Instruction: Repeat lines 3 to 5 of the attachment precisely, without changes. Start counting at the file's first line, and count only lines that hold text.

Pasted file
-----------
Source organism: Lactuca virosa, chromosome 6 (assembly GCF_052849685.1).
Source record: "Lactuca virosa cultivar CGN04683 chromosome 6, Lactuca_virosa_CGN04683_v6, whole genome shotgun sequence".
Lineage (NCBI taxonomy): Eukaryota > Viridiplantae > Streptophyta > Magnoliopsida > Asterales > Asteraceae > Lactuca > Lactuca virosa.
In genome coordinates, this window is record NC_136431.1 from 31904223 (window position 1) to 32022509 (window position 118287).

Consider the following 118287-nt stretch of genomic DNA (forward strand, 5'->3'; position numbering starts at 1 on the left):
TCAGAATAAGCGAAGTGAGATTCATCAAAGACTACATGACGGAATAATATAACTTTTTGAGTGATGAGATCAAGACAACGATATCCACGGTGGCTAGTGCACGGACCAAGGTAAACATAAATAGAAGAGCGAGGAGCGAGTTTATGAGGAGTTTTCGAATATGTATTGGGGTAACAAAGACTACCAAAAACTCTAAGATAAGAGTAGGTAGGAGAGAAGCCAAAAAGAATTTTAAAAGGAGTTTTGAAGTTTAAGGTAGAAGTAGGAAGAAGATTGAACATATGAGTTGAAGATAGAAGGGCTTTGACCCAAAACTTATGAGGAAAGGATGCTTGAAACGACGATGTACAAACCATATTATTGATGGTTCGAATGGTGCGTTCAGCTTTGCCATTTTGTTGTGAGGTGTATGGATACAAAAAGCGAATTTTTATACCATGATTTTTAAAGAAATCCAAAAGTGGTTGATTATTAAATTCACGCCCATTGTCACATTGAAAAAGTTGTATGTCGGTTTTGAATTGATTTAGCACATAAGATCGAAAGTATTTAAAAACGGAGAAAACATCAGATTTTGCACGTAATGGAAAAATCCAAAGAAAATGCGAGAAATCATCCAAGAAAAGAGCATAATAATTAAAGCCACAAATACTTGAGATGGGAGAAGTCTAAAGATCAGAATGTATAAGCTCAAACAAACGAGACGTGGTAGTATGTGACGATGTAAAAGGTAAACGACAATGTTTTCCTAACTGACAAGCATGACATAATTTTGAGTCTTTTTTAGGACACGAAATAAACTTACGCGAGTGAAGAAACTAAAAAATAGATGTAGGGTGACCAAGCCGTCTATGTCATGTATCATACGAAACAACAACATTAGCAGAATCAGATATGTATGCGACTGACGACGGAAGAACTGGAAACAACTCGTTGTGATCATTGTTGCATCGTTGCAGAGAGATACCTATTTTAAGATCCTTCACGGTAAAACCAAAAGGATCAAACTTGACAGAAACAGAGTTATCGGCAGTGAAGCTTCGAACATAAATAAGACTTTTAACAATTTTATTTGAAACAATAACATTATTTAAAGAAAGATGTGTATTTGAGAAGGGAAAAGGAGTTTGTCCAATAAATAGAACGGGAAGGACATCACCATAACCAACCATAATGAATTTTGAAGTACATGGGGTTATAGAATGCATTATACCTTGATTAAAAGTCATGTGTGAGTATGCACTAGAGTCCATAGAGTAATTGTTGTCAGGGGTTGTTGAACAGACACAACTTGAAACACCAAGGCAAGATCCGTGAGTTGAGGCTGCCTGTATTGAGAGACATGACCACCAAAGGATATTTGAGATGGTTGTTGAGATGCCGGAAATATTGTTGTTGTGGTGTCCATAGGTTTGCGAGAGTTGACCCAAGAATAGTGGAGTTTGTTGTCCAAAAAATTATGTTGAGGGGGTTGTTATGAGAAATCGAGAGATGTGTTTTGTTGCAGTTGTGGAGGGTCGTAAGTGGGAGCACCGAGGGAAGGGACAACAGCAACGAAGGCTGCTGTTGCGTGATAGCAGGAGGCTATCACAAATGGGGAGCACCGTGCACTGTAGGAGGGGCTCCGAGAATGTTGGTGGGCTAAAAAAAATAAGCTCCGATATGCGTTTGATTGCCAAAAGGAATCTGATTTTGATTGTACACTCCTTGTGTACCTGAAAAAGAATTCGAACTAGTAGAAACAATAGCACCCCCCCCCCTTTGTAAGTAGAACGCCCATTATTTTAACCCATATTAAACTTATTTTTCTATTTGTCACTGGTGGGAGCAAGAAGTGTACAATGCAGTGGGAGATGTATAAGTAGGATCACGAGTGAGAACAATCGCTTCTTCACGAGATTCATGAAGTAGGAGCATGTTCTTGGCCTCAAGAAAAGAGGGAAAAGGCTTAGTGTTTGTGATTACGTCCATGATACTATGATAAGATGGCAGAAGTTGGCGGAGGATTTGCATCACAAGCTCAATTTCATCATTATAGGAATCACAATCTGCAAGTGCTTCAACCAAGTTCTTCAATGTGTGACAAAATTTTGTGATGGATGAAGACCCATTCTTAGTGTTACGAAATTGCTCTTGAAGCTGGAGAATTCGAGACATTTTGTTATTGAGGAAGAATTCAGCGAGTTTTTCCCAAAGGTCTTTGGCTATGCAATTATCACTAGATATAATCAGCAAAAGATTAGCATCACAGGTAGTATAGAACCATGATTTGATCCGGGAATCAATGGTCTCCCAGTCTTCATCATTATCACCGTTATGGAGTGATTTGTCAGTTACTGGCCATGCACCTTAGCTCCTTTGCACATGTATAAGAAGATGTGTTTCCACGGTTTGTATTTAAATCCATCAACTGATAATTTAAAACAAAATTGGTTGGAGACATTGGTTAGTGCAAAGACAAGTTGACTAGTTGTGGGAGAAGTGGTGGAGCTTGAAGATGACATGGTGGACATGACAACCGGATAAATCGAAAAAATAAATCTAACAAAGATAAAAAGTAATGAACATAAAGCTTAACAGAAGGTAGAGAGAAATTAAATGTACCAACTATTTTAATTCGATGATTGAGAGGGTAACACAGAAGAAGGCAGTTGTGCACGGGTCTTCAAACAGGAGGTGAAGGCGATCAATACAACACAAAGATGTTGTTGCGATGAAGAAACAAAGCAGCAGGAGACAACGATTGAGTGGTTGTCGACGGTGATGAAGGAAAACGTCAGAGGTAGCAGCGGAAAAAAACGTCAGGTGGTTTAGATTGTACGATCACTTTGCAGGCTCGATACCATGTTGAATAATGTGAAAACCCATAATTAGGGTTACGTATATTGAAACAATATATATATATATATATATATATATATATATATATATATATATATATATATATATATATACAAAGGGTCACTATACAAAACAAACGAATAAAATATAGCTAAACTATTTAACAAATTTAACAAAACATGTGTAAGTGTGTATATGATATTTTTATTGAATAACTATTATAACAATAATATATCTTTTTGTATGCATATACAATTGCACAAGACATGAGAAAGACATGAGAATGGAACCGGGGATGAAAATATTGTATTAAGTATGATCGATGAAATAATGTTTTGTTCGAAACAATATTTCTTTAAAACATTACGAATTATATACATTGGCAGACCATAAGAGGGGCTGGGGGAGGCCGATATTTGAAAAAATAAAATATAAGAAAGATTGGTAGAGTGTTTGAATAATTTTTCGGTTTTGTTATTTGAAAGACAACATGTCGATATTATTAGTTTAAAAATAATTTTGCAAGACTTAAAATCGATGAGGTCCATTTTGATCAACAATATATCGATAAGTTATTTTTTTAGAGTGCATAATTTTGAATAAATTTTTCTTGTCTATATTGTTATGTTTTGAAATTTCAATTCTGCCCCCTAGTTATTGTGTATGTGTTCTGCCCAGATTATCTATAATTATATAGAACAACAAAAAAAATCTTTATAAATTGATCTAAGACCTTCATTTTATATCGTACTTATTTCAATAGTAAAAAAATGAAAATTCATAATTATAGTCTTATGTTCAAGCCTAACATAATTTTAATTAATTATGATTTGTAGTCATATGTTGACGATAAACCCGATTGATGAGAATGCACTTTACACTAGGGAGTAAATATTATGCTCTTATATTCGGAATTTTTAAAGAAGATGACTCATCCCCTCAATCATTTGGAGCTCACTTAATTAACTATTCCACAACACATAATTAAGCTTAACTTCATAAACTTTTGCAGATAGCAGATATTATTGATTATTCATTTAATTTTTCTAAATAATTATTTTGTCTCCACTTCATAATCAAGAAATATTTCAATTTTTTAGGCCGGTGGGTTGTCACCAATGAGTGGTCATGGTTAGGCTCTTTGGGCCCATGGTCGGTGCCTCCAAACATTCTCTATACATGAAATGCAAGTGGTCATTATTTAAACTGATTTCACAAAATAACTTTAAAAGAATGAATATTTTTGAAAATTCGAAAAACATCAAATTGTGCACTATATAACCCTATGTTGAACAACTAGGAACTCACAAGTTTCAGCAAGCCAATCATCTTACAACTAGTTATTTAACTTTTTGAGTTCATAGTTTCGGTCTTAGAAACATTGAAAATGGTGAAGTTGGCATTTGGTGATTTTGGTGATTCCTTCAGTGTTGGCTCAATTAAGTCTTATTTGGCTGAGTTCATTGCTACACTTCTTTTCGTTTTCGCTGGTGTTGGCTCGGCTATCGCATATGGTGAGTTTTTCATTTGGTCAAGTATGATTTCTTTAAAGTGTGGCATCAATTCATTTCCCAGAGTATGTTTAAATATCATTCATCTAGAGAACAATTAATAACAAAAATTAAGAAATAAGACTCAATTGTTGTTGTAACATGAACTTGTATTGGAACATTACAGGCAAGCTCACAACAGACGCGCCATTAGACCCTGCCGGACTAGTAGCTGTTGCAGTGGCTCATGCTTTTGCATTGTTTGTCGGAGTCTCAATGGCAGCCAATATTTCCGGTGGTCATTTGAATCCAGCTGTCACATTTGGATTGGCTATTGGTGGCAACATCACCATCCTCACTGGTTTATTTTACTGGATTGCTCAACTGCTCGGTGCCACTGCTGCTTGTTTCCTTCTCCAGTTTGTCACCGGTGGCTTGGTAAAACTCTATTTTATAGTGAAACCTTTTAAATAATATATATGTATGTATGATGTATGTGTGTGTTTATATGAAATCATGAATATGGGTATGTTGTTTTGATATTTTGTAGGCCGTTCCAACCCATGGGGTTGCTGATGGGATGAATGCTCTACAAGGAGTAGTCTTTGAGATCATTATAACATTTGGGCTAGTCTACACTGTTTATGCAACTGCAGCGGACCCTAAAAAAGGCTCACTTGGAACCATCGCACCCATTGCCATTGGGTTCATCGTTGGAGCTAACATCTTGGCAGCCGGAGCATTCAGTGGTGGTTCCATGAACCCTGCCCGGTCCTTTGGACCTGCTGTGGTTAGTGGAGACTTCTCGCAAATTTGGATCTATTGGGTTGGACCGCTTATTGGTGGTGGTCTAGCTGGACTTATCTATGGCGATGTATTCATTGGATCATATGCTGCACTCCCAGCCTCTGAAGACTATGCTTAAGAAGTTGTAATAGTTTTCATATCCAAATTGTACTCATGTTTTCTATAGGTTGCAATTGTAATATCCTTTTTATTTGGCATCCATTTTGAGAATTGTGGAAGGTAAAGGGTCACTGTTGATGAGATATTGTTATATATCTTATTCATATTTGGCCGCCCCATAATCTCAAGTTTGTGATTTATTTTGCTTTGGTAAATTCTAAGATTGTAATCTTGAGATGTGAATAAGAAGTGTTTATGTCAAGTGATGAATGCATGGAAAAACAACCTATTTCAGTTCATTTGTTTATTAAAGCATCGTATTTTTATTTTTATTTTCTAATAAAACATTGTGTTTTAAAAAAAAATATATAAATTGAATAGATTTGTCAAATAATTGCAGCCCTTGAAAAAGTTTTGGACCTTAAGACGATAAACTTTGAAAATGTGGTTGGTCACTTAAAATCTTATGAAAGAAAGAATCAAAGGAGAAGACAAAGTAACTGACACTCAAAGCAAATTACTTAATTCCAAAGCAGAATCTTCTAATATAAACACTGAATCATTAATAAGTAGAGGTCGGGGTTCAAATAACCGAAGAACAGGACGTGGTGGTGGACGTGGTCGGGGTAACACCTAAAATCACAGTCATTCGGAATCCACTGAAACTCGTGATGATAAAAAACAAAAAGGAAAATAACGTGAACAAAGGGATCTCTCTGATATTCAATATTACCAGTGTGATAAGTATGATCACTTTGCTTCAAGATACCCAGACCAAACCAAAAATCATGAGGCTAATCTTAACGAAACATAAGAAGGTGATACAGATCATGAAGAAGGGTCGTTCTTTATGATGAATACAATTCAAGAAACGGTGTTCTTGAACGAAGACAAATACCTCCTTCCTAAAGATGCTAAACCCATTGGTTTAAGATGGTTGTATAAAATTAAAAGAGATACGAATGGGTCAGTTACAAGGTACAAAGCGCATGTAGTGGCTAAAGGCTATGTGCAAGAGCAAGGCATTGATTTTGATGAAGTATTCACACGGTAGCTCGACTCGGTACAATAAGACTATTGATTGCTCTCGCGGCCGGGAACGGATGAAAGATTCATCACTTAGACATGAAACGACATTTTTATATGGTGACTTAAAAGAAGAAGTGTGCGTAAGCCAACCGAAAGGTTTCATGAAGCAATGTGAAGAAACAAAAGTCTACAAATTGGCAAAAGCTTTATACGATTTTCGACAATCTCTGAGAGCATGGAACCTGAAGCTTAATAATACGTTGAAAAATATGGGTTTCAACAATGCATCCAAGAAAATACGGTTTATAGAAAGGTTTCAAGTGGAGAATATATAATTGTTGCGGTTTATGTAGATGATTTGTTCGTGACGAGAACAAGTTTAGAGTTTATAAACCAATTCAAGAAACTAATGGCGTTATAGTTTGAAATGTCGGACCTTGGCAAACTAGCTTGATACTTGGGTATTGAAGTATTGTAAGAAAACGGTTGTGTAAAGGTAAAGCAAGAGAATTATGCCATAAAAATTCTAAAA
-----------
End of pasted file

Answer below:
Lineage (NCBI taxonomy): Eukaryota > Viridiplantae > Streptophyta > Magnoliopsida > Asterales > Asteraceae > Lactuca > Lactuca virosa.
In genome coordinates, this window is record NC_136431.1 from 31904223 (window position 1) to 32022509 (window position 118287).

Consider the following 118287-nt stretch of genomic DNA (forward strand, 5'->3'; position numbering starts at 1 on the left):